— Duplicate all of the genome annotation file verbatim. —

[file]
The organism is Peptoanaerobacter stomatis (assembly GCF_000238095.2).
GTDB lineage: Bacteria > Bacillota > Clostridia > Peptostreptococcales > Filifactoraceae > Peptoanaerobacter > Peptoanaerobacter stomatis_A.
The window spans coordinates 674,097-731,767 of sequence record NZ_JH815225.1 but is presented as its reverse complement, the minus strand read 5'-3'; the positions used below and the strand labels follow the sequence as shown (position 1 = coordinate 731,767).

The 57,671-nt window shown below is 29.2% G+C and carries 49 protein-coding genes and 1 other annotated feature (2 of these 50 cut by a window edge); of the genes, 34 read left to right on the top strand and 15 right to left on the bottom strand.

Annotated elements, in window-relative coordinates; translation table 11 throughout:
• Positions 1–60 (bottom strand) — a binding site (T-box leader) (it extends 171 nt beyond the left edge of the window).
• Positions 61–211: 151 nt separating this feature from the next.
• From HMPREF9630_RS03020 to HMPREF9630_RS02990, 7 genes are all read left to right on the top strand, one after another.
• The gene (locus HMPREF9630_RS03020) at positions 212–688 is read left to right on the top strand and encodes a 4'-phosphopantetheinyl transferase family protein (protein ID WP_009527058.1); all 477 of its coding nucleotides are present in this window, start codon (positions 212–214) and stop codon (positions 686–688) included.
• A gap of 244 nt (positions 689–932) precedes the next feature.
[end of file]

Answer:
The organism is Peptoanaerobacter stomatis (assembly GCF_000238095.2).
GTDB lineage: Bacteria > Bacillota > Clostridia > Peptostreptococcales > Filifactoraceae > Peptoanaerobacter > Peptoanaerobacter stomatis_A.
The window spans coordinates 674,097-731,767 of sequence record NZ_JH815225.1 but is presented as its reverse complement, the minus strand read 5'-3'; the positions used below and the strand labels follow the sequence as shown (position 1 = coordinate 731,767).

The 57,671-nt window shown below is 29.2% G+C and carries 49 protein-coding genes and 1 other annotated feature (2 of these 50 cut by a window edge); of the genes, 34 read left to right on the top strand and 15 right to left on the bottom strand.

Annotated elements, in window-relative coordinates; translation table 11 throughout:
• Positions 1–60 (bottom strand) — a binding site (T-box leader) (it extends 171 nt beyond the left edge of the window).
• Positions 61–211: 151 nt separating this feature from the next.
• From HMPREF9630_RS03020 to HMPREF9630_RS02990, 7 genes are all read left to right on the top strand, one after another.
• The gene (locus HMPREF9630_RS03020) at positions 212–688 is read left to right on the top strand and encodes a 4'-phosphopantetheinyl transferase family protein (protein ID WP_009527058.1); all 477 of its coding nucleotides are present in this window, start codon (positions 212–214) and stop codon (positions 686–688) included.
• A gap of 244 nt (positions 689–932) precedes the next feature.